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Old 10-11-2006, 04:21 PM   #15
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1960 24' Tradewind
1956 30' Sovereign of the Road
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Froggies, you are a great example of the honest individual wanting to sell their trailer. If only all could be like you. Unfortunately, you're right, it doesn't work to your advantage, but eventually the right buyer will find you. They will realize what you've put into your Argosy and appreciate its worth. And you'll will be able to sleep at night knowing you you've taken the high moral ground. Karma is on the way!

You're right about those sellers that sugarcoat the truth. Its disgusting to the honorable and educated. Another reason why buyers NEED to know what to look for in a used trailer and have an awareness of how to assess pitfalls and repairs.
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Old 10-12-2006, 02:14 PM   #16
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Honest Froggies

Froggies, I hope the honest approach helps you to find a buyer for your trailer soon. It is better to sleep at night with a clear conscience. As you stated, you are looking for another trailer. You are not in to selling your Argosy for the turn of a fast buck. You have a genuine interest in the trailer and probably care about what happens to it when it is sold. I once had an uncle wanting to buy the 1st Airstream that I ever owned. I would not sell it to him. My reason being, I knew he did not care for anything he owned. That may be crazy, but I had worked too long and to hard to have a nice A/S, just to see it go to an uncaring home and get trashed from misuse and NO care. OMG another soapbox
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Old 10-12-2006, 07:47 PM   #17
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Interesting, Silverhobby. You're right, AS owners do care about their trailers even when selling them. Of course getting a fair market value is important to every seller. High profit seems to be more important to sellers who aren't necessarily the owners that lovingly renovated and cared for the AS. Who buys it is of little meaning other than to make a buck. But if you are the owner that has put time and effort into maintaining one of these beautiful creatures, you want your efforts to be appreciated. I still stay in touch with my TW's PO. He's told me on several occasions how much it means to him that his TW has gone to someone who cares for it and enjoys camping in it. If I ever sell it, I know I'll feel the same way.
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Old 10-12-2006, 09:47 PM   #18
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Since you mentioned MICE. Does anyone have a solution to discourage them? I have read Peppermint Oil or moth balls. Any other?
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Old 10-12-2006, 10:22 PM   #19
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dryer sheets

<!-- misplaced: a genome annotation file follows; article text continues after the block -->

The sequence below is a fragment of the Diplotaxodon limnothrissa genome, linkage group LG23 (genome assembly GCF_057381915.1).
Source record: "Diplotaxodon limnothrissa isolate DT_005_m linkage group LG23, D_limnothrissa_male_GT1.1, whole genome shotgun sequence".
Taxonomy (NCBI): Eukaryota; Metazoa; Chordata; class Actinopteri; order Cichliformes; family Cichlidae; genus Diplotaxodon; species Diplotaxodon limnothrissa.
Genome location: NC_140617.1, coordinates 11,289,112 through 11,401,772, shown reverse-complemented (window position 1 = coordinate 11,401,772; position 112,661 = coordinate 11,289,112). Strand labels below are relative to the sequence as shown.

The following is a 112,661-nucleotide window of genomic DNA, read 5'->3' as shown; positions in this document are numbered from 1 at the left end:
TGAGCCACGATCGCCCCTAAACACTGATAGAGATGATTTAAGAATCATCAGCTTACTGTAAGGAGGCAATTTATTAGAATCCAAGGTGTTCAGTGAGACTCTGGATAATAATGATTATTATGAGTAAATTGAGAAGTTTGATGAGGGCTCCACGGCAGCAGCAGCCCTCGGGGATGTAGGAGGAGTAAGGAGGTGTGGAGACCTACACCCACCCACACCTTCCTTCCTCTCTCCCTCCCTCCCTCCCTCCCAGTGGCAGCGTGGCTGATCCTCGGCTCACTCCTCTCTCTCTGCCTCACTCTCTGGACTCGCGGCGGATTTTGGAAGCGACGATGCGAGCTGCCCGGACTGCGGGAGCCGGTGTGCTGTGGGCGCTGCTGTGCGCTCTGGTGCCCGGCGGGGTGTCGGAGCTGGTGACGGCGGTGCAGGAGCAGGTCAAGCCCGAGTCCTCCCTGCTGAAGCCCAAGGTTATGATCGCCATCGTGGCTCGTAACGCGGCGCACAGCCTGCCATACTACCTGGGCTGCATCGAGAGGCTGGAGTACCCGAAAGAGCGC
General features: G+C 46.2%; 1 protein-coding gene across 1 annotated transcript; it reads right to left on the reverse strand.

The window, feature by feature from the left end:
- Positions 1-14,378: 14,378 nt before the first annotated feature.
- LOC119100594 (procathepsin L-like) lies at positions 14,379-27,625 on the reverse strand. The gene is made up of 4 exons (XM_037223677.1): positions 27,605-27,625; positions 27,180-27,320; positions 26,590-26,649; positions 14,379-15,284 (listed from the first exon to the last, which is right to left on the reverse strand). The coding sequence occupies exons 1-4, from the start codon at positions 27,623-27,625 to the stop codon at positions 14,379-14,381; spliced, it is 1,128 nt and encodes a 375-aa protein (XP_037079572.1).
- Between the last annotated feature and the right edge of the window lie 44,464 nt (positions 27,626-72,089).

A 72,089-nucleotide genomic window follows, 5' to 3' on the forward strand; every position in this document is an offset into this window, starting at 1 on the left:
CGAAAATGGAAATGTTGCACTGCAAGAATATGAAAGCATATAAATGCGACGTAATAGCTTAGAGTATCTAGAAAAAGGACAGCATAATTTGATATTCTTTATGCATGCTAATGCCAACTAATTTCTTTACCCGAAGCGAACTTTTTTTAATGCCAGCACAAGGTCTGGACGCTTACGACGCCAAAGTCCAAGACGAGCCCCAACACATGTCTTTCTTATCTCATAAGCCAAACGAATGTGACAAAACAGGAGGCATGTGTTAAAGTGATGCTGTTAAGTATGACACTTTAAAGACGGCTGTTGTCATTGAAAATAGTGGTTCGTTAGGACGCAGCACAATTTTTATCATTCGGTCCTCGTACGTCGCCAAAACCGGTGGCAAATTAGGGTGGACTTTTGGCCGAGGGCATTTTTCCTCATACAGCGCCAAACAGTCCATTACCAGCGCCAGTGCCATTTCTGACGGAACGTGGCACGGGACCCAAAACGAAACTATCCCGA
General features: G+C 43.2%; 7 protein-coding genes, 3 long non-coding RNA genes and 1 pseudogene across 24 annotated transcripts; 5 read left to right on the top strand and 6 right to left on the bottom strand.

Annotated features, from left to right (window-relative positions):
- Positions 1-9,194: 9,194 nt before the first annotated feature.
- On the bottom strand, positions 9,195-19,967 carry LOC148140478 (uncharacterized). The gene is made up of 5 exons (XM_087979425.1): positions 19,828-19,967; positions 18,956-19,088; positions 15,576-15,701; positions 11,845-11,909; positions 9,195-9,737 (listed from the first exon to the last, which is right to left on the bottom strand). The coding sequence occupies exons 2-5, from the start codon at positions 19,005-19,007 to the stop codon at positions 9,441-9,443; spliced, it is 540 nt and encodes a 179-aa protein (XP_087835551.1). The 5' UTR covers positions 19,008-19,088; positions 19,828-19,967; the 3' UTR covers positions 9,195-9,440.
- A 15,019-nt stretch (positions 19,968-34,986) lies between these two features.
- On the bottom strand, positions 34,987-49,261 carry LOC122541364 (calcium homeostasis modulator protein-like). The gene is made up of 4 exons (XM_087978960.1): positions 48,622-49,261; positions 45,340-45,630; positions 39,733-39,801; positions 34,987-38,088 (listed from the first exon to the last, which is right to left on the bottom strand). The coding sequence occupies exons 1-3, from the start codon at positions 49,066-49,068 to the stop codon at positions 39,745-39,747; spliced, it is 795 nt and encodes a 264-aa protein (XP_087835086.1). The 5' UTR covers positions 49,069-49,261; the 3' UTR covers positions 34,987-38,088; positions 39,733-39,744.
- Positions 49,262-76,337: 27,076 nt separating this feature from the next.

Bounce dryer sheets scattered around the place are said to discourage mice. I like the electronic repellers you can get at Tractor Supply or elsewhere, but you need one in every room.
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Old 10-14-2006, 10:48 AM   #20
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My very first baby was a 23 ft 1971 Safari, and I still get excited to recognize it here at a local campground. I sold it to the "new" owner 6 years ago, and she is still thrilled with it. She always shows me the newest things she has decorated it inside, etc. It is really nice to know that the Safari has a caring owner.

I have driven past a previous house we outgrew and sold, and we had really, really worked to fix it, and the owner now has the yard and house totally trashed. It is very depressing, and I would not want to see an Airstream treated that way either. But how do you REALLY know when you sell it to a stranger? I guess you got to hope for the best. Most people I think who want a vintage unit are going to care about it.

Thanks for the positive input, I was feeling a little discouraged about describing every detail but know there is no way I could do otherwise!
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Old 07-10-2009, 09:18 AM   #21
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The Honest Approach

Recently, I have been trying to sell another A/S trailer. I have advertised all of it's shortcomings with full disclosure. I have found that the only thing some people look for are the "pretty curtains, nice upholstery, and floor covering." The operating systems and the chassis are last on their list for some reason. Also, even though I consider my price reasonable, I have had several offers "sight unseen" of about half my asking price. I kindly tell them to find another trailer in similar condition for the money.
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Old 07-10-2009, 10:59 AM   #22
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I researched here and searched for some months before we drove 800 miles for the '87 we bought. Dealer said it was in great condition, absolutely no dents... When we got there, the first thing I noticed were the hail dings on the street side. Depressing. Not too many, not that obvious, until you knew they were there. But the floor plan was perfect for us. Everything but the hot water heating element worked. The price was right. And you know the best part of the deal? I didn't and don't have to worry about putting a ding in the skin! It's already there! Now many people probably couldn't live with a few small dimples from the waist down on their A/S (It was apparently under a shelter, and the hail came in at an angle) but I figure any older A/S is going to have some "problem spots." So why sweat it? The inside was/is pristine, we pulled the rear twins and installed a pillow-top queen, and my wife and I just love it!
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Old 07-10-2009, 05:05 PM   #23